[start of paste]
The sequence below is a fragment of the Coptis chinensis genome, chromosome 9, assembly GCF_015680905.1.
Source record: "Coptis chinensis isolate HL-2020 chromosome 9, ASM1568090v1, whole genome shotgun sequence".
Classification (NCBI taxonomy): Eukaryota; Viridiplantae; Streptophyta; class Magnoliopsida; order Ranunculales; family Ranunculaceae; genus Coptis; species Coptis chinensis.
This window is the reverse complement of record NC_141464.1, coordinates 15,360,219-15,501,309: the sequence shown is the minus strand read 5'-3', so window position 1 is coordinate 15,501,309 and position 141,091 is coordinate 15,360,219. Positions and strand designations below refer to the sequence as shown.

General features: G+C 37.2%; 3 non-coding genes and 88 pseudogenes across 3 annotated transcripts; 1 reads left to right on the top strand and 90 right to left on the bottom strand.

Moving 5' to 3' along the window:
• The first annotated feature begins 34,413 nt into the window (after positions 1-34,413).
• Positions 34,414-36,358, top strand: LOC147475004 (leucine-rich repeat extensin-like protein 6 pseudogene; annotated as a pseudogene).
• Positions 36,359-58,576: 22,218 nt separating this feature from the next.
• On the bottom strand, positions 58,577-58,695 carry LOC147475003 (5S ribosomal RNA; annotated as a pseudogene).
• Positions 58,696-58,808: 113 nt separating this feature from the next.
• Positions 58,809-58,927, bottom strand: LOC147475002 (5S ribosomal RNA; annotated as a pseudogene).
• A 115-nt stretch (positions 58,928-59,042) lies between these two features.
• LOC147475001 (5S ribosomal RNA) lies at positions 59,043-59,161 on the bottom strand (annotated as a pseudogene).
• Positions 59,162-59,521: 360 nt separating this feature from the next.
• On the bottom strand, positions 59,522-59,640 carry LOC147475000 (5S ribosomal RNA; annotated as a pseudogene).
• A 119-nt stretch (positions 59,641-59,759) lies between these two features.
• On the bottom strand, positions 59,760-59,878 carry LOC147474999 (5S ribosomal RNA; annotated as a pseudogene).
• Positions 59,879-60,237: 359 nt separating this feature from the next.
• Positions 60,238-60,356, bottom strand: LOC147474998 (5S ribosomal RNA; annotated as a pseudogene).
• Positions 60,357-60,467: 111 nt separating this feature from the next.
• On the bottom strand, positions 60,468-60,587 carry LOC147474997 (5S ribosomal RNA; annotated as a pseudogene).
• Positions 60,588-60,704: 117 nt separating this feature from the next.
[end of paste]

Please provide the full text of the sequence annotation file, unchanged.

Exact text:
The sequence below is a fragment of the Coptis chinensis genome, chromosome 9, assembly GCF_015680905.1.
Source record: "Coptis chinensis isolate HL-2020 chromosome 9, ASM1568090v1, whole genome shotgun sequence".
Classification (NCBI taxonomy): Eukaryota; Viridiplantae; Streptophyta; class Magnoliopsida; order Ranunculales; family Ranunculaceae; genus Coptis; species Coptis chinensis.
This window is the reverse complement of record NC_141464.1, coordinates 15,360,219-15,501,309: the sequence shown is the minus strand read 5'-3', so window position 1 is coordinate 15,501,309 and position 141,091 is coordinate 15,360,219. Positions and strand designations below refer to the sequence as shown.

General features: G+C 37.2%; 3 non-coding genes and 88 pseudogenes across 3 annotated transcripts; 1 reads left to right on the top strand and 90 right to left on the bottom strand.

Moving 5' to 3' along the window:
• The first annotated feature begins 34,413 nt into the window (after positions 1-34,413).
• Positions 34,414-36,358, top strand: LOC147475004 (leucine-rich repeat extensin-like protein 6 pseudogene; annotated as a pseudogene).
• Positions 36,359-58,576: 22,218 nt separating this feature from the next.
• On the bottom strand, positions 58,577-58,695 carry LOC147475003 (5S ribosomal RNA; annotated as a pseudogene).
• Positions 58,696-58,808: 113 nt separating this feature from the next.
• Positions 58,809-58,927, bottom strand: LOC147475002 (5S ribosomal RNA; annotated as a pseudogene).
• A 115-nt stretch (positions 58,928-59,042) lies between these two features.
• LOC147475001 (5S ribosomal RNA) lies at positions 59,043-59,161 on the bottom strand (annotated as a pseudogene).
• Positions 59,162-59,521: 360 nt separating this feature from the next.
• On the bottom strand, positions 59,522-59,640 carry LOC147475000 (5S ribosomal RNA; annotated as a pseudogene).
• A 119-nt stretch (positions 59,641-59,759) lies between these two features.
• On the bottom strand, positions 59,760-59,878 carry LOC147474999 (5S ribosomal RNA; annotated as a pseudogene).
• Positions 59,879-60,237: 359 nt separating this feature from the next.
• Positions 60,238-60,356, bottom strand: LOC147474998 (5S ribosomal RNA; annotated as a pseudogene).
• Positions 60,357-60,467: 111 nt separating this feature from the next.
• On the bottom strand, positions 60,468-60,587 carry LOC147474997 (5S ribosomal RNA; annotated as a pseudogene).
• Positions 60,588-60,704: 117 nt separating this feature from the next.